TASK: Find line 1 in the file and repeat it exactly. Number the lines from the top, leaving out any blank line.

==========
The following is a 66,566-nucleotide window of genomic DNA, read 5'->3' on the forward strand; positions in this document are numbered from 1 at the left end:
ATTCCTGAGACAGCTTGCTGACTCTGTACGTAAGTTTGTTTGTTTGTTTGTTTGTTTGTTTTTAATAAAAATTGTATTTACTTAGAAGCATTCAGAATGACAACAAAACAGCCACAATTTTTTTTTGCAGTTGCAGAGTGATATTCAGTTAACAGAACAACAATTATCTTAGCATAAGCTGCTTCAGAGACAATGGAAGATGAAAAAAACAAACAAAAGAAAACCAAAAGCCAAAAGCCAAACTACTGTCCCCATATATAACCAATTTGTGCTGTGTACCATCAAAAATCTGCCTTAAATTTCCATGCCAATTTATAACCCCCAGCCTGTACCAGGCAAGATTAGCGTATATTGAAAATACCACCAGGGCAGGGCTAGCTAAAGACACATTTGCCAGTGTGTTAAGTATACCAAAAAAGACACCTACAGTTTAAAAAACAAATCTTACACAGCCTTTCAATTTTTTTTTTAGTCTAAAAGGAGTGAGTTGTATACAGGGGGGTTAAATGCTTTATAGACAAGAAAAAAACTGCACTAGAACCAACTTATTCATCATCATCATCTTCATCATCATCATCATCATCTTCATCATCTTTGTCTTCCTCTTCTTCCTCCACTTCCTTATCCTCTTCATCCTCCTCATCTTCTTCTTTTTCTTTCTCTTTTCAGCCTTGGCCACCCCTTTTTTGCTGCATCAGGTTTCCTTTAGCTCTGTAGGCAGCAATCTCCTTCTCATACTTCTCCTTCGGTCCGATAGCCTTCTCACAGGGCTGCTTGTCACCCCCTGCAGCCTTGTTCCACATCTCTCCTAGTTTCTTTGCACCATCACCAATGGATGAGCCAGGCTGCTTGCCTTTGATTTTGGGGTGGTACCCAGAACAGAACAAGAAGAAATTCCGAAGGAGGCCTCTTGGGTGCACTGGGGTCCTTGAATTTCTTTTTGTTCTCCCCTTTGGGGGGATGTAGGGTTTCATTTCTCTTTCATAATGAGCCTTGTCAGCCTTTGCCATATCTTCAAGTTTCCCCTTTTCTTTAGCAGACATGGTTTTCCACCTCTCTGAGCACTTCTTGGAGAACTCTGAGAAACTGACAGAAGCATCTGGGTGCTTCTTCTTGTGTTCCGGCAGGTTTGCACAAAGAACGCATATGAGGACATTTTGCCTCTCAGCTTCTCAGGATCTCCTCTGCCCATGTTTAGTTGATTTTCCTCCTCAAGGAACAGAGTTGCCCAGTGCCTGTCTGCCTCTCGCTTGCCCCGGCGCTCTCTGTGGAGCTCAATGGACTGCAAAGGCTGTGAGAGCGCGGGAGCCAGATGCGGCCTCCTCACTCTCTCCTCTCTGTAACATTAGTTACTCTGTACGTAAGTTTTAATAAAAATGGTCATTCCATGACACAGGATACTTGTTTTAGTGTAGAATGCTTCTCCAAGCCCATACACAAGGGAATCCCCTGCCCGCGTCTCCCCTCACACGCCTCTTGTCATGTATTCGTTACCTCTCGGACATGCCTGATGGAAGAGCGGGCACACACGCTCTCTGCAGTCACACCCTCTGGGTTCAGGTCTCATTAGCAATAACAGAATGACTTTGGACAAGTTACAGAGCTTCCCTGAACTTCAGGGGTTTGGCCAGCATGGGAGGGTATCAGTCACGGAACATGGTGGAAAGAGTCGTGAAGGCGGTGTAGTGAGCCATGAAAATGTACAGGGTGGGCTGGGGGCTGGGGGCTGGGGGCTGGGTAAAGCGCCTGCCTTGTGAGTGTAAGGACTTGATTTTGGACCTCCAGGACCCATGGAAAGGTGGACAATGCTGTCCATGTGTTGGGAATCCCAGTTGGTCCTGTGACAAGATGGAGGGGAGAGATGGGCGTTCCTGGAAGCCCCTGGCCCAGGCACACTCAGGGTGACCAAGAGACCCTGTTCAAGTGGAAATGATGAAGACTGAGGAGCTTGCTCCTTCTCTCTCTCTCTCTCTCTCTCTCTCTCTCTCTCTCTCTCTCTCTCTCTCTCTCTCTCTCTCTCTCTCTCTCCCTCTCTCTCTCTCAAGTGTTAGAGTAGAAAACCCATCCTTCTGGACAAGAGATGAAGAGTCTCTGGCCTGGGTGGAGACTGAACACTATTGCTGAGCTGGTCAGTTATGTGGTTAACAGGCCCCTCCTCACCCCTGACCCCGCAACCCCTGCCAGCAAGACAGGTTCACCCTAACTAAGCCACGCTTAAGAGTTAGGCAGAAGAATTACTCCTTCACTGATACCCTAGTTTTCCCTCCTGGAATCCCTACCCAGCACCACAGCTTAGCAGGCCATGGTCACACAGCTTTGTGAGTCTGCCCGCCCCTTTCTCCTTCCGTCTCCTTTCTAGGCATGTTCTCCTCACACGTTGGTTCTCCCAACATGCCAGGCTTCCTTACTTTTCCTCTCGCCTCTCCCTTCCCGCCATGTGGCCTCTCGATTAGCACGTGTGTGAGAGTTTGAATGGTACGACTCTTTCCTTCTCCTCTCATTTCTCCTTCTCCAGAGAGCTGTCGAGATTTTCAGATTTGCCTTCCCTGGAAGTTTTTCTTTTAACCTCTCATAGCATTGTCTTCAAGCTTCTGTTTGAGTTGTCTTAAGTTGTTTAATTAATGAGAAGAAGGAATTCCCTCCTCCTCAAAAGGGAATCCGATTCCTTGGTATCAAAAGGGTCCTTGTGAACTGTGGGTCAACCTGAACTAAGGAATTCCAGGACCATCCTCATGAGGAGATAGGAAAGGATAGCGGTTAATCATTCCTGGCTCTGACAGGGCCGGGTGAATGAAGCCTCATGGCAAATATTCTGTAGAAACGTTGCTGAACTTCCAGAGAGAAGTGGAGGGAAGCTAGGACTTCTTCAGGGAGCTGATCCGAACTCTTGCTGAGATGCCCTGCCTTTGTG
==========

The following is a 66,566-nucleotide window of genomic DNA, read 5'->3' on the forward strand; positions in this document are numbered from 1 at the left end: